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Re: CVS commit: src
i am not subscribed to this mailing list so i only found this discussion when
someone pointed it out to me. I'll try to answer some questions raised about
it. There are also good feedbacks i'll incorporate. Please CC me on replies.
The code was indeed committed a bit short-tracked and i'm sorry for that. It
just happend that we were discussing it on chat a lot and all the lights were
green so to say and ppl. encouraged me to commit it, so i bypassed the mailing
lists yes where i should have queried them.
From the beginning of the usermode project, we struggled with the fact that
system calls in usermode's userland will go to the wrong kernel and get
confused, crash or mess things up. We've tried to tackle this with ptrace
constructions including the PTRACE emul stuf but that turned out to be a
dead-end since ptrace was never designed to allow redirection or interception
of system calls. On top of that, it also turned out to be agonizing slow.
The patch is thus indeed written, but surely not exclusively meant for
NetBSD/usermode support. With the patch, NetBSD/usermode can run native i.e.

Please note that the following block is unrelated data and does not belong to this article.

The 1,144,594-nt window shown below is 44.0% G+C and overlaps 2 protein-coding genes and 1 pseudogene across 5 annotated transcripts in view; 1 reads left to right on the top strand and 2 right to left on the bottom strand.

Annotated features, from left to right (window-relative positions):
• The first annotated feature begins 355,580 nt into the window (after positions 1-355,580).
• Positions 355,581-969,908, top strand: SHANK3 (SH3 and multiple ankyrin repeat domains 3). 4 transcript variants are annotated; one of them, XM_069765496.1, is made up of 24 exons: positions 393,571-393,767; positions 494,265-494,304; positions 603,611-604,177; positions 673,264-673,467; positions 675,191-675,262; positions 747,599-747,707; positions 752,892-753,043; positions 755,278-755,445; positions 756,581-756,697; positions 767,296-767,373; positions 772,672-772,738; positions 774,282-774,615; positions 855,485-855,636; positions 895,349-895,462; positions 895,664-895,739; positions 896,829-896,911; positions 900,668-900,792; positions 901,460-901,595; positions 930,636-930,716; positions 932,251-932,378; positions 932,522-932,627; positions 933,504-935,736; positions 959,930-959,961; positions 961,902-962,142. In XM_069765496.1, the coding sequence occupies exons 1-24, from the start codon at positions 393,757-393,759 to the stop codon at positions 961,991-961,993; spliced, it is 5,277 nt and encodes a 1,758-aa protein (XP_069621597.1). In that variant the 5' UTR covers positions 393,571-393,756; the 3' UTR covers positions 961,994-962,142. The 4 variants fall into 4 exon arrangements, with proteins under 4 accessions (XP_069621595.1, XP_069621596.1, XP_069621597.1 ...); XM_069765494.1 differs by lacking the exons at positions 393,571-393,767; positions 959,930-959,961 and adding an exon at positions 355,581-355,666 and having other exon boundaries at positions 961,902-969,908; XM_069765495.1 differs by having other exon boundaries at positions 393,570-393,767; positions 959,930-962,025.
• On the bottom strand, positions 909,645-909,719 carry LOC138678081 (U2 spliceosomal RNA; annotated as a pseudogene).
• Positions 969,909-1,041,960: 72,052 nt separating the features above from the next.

unmodified binaries/sets/packages. Without the patch it can only run
explicitly compiled for code where all the system calls instructions (int
0x80/sysenter for i386/amd64) are replaced by undefined instructions UD1 and
The patch is written to allow for multiple non-UVM flags to be attached to
mappings and allow the kernel to react on them. NetBSD/usermode uses this to
disallow system calls to be made from within mapped regions and get them
returned as illegal instructions so it can analyse and emulate the system
calls. To prevent every process to be scrutinized this way a process flag has
been introduced to mark if a process needs this check since the detection
involve acuiring a lock to walk the uvm map.
On the enhancing security argument, malicious source code could trigger
compiler bugs that allow for code to be modified or otherwise manipulated to
issue system calls where they shouldn't. Although it wouldn't nessiarily pose
a system security issue, it could be used for extracting info or for malicious
behaviour where with the patch it would simply bomb out.
As for the panic in sys_mmap(), as pointed out by Joerg and David Young, yes,
that should return a EOPNOTSUPP or an EINVAL. Panicing is indeed far too crude
and i'll change that.
Hope this answers most of your questions.
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